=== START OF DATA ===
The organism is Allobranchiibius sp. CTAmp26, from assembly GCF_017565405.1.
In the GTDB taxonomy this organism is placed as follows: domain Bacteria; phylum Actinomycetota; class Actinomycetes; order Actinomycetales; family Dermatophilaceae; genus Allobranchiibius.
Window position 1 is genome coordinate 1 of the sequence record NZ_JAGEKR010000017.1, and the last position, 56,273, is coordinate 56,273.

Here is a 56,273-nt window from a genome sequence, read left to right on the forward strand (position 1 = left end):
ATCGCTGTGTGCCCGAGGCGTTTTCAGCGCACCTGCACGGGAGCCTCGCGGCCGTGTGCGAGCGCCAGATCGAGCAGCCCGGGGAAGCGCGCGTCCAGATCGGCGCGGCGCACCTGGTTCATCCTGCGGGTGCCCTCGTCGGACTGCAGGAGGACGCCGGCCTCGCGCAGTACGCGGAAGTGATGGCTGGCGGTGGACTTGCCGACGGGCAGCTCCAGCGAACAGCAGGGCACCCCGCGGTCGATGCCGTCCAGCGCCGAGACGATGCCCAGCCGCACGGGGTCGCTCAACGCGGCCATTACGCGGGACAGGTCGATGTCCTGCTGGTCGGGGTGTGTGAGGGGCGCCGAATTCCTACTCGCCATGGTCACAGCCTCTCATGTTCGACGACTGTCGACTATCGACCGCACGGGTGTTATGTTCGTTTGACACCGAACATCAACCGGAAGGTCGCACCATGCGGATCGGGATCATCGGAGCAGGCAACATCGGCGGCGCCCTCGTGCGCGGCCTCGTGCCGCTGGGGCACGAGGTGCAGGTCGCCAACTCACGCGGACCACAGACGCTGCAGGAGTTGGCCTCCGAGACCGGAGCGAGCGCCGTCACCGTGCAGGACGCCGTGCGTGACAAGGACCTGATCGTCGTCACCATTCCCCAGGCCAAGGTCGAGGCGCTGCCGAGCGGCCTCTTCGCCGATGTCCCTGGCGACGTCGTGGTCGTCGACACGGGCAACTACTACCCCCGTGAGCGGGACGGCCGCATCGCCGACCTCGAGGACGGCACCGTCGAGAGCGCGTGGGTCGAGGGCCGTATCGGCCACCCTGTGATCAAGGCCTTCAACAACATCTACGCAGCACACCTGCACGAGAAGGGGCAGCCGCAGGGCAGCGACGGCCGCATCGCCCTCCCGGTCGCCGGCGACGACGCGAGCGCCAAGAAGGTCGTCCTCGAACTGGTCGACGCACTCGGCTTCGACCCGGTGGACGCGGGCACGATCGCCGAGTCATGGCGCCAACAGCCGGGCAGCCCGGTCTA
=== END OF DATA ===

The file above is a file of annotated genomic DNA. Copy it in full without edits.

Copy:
The organism is Allobranchiibius sp. CTAmp26, from assembly GCF_017565405.1.
In the GTDB taxonomy this organism is placed as follows: domain Bacteria; phylum Actinomycetota; class Actinomycetes; order Actinomycetales; family Dermatophilaceae; genus Allobranchiibius.
Window position 1 is genome coordinate 1 of the sequence record NZ_JAGEKR010000017.1, and the last position, 56,273, is coordinate 56,273.

Here is a 56,273-nt window from a genome sequence, read left to right on the forward strand (position 1 = left end):
ATCGCTGTGTGCCCGAGGCGTTTTCAGCGCACCTGCACGGGAGCCTCGCGGCCGTGTGCGAGCGCCAGATCGAGCAGCCCGGGGAAGCGCGCGTCCAGATCGGCGCGGCGCACCTGGTTCATCCTGCGGGTGCCCTCGTCGGACTGCAGGAGGACGCCGGCCTCGCGCAGTACGCGGAAGTGATGGCTGGCGGTGGACTTGCCGACGGGCAGCTCCAGCGAACAGCAGGGCACCCCGCGGTCGATGCCGTCCAGCGCCGAGACGATGCCCAGCCGCACGGGGTCGCTCAACGCGGCCATTACGCGGGACAGGTCGATGTCCTGCTGGTCGGGGTGTGTGAGGGGCGCCGAATTCCTACTCGCCATGGTCACAGCCTCTCATGTTCGACGACTGTCGACTATCGACCGCACGGGTGTTATGTTCGTTTGACACCGAACATCAACCGGAAGGTCGCACCATGCGGATCGGGATCATCGGAGCAGGCAACATCGGCGGCGCCCTCGTGCGCGGCCTCGTGCCGCTGGGGCACGAGGTGCAGGTCGCCAACTCACGCGGACCACAGACGCTGCAGGAGTTGGCCTCCGAGACCGGAGCGAGCGCCGTCACCGTGCAGGACGCCGTGCGTGACAAGGACCTGATCGTCGTCACCATTCCCCAGGCCAAGGTCGAGGCGCTGCCGAGCGGCCTCTTCGCCGATGTCCCTGGCGACGTCGTGGTCGTCGACACGGGCAACTACTACCCCCGTGAGCGGGACGGCCGCATCGCCGACCTCGAGGACGGCACCGTCGAGAGCGCGTGGGTCGAGGGCCGTATCGGCCACCCTGTGATCAAGGCCTTCAACAACATCTACGCAGCACACCTGCACGAGAAGGGGCAGCCGCAGGGCAGCGACGGCCGCATCGCCCTCCCGGTCGCCGGCGACGACGCGAGCGCCAAGAAGGTCGTCCTCGAACTGGTCGACGCACTCGGCTTCGACCCGGTGGACGCGGGCACGATCGCCGAGTCATGGCGCCAACAGCCGGGCAGCCCGGTCTA